The A1 Sportback comes in three trim levels – the entry-level Attraction, SE or S-Line. You may crave the S-Line’s 30 TFSI with a six-speed manual gearbox and 116hp and aggressive trim levels but by then your A1 Sportback is now knocking on the door of €31,000. We say it’s best to stick with the entry-level A1 Attraction at €26,385. The sharp handling and good refinement makes up for the missing sparkle you’ll get from a Mini. There’s no need to opt for the DSG gearbox either as the manual ‘box suits the A1 better.
There is the option of the SUV-esque A1 Citycarver – essentially it’s a raised A1 with an added 40kg and Kia XCeed rival – but keep your price entry point as canny as possible and the A1 Sportback will reward you with strong residuals – better than the Mini and VW Polo. Android Auto and Apple CarPlay are standard with a 9-inch touchscreen that is class-leading for rendering and functionality. There are options to upgrade the standard infotainment but again think carefully and decide if you really need to pay extra. Expect to pay less in the real world for servicing your Audi A1 than the Mini. CO2 emissions are 126g/km amounting to €270 motor tax a year.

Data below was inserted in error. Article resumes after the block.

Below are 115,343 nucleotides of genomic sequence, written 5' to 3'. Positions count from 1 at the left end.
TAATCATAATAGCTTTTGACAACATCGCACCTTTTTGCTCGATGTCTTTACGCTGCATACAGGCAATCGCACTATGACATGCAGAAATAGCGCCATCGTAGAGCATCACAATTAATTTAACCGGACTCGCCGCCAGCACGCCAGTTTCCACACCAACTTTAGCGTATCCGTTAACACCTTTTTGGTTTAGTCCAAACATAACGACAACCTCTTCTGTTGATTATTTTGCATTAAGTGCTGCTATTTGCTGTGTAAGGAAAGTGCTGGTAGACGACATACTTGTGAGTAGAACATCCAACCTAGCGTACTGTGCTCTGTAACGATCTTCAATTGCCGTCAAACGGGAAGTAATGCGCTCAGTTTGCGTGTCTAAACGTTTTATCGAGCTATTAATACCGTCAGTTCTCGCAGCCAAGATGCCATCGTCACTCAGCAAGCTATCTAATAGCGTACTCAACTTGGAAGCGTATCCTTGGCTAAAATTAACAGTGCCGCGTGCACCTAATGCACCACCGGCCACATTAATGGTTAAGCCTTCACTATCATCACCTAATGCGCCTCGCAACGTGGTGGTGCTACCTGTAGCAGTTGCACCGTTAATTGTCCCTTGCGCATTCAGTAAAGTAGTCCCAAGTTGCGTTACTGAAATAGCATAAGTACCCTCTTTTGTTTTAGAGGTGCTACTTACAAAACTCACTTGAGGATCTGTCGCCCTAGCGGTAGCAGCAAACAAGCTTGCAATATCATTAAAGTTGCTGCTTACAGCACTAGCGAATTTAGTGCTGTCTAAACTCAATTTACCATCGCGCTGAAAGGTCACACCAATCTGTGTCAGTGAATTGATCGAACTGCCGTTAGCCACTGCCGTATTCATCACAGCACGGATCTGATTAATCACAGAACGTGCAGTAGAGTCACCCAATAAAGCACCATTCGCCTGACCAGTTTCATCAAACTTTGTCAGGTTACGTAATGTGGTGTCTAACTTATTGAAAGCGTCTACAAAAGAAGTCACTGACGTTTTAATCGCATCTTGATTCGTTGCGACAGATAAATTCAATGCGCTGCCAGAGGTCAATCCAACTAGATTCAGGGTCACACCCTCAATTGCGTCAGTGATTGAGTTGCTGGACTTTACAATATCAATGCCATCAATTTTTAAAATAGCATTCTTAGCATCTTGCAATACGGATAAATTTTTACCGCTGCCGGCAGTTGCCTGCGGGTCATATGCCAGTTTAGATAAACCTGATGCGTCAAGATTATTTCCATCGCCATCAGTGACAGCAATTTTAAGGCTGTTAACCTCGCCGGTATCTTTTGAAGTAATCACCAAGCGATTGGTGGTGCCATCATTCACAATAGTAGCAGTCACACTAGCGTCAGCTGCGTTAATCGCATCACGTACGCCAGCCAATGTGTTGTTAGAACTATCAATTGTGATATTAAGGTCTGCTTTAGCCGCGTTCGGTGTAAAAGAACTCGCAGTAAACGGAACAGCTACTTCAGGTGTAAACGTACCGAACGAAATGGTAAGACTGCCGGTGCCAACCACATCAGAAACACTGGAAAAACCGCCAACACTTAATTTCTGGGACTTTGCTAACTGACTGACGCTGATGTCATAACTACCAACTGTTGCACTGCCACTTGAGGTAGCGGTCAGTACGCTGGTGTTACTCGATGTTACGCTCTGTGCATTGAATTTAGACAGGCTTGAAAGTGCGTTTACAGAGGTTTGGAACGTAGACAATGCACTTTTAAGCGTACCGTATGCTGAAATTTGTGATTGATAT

It’s a safe car too, scoring 5 Stars with 95 per cent adult occupant safety in the Euro NCAP tests. All told, the A1 Sportback is a great first Audi and as long you stick to your budget it makes a sensible purchase.
You’ll like: Premium badge. Excellent refinement. Smaller 1.0-litre engine is a great choice. Comfortable with a good driving position. Feels closer to an Audi A3 than the VW Polo rival.
You’ll grumble: Never as fun as the Mini to drive. Bleak House standard equipment. High price of options.
2020 Audi A4 €40,520